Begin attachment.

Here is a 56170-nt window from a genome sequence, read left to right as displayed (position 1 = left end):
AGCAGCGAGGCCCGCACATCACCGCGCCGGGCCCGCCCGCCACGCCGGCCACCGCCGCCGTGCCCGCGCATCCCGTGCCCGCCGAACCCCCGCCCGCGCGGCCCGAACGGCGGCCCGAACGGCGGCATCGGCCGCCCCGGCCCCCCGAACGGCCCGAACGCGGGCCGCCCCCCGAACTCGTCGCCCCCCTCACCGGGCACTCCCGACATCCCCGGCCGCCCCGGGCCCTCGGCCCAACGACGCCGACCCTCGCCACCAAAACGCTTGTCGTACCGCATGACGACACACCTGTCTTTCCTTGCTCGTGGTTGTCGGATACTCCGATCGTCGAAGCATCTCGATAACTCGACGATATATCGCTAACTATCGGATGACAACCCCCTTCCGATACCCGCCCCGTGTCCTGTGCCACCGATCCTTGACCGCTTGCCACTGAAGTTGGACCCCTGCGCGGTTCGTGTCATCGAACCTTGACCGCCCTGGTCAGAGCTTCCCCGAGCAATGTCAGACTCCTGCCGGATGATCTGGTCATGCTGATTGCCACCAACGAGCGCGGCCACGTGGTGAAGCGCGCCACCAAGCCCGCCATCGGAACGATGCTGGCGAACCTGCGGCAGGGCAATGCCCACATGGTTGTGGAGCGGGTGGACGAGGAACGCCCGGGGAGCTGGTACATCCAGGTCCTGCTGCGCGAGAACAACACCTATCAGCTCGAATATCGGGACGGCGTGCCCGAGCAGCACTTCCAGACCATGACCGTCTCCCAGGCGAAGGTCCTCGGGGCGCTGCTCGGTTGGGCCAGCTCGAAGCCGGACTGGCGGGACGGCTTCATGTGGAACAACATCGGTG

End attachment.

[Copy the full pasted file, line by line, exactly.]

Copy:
Here is a 56170-nt window from a genome sequence, read left to right as displayed (position 1 = left end):
AGCAGCGAGGCCCGCACATCACCGCGCCGGGCCCGCCCGCCACGCCGGCCACCGCCGCCGTGCCCGCGCATCCCGTGCCCGCCGAACCCCCGCCCGCGCGGCCCGAACGGCGGCCCGAACGGCGGCATCGGCCGCCCCGGCCCCCCGAACGGCCCGAACGCGGGCCGCCCCCCGAACTCGTCGCCCCCCTCACCGGGCACTCCCGACATCCCCGGCCGCCCCGGGCCCTCGGCCCAACGACGCCGACCCTCGCCACCAAAACGCTTGTCGTACCGCATGACGACACACCTGTCTTTCCTTGCTCGTGGTTGTCGGATACTCCGATCGTCGAAGCATCTCGATAACTCGACGATATATCGCTAACTATCGGATGACAACCCCCTTCCGATACCCGCCCCGTGTCCTGTGCCACCGATCCTTGACCGCTTGCCACTGAAGTTGGACCCCTGCGCGGTTCGTGTCATCGAACCTTGACCGCCCTGGTCAGAGCTTCCCCGAGCAATGTCAGACTCCTGCCGGATGATCTGGTCATGCTGATTGCCACCAACGAGCGCGGCCACGTGGTGAAGCGCGCCACCAAGCCCGCCATCGGAACGATGCTGGCGAACCTGCGGCAGGGCAATGCCCACATGGTTGTGGAGCGGGTGGACGAGGAACGCCCGGGGAGCTGGTACATCCAGGTCCTGCTGCGCGAGAACAACACCTATCAGCTCGAATATCGGGACGGCGTGCCCGAGCAGCACTTCCAGACCATGACCGTCTCCCAGGCGAAGGTCCTCGGGGCGCTGCTCGGTTGGGCCAGCTCGAAGCCGGACTGGCGGGACGGCTTCATGTGGAACAACATCGGTG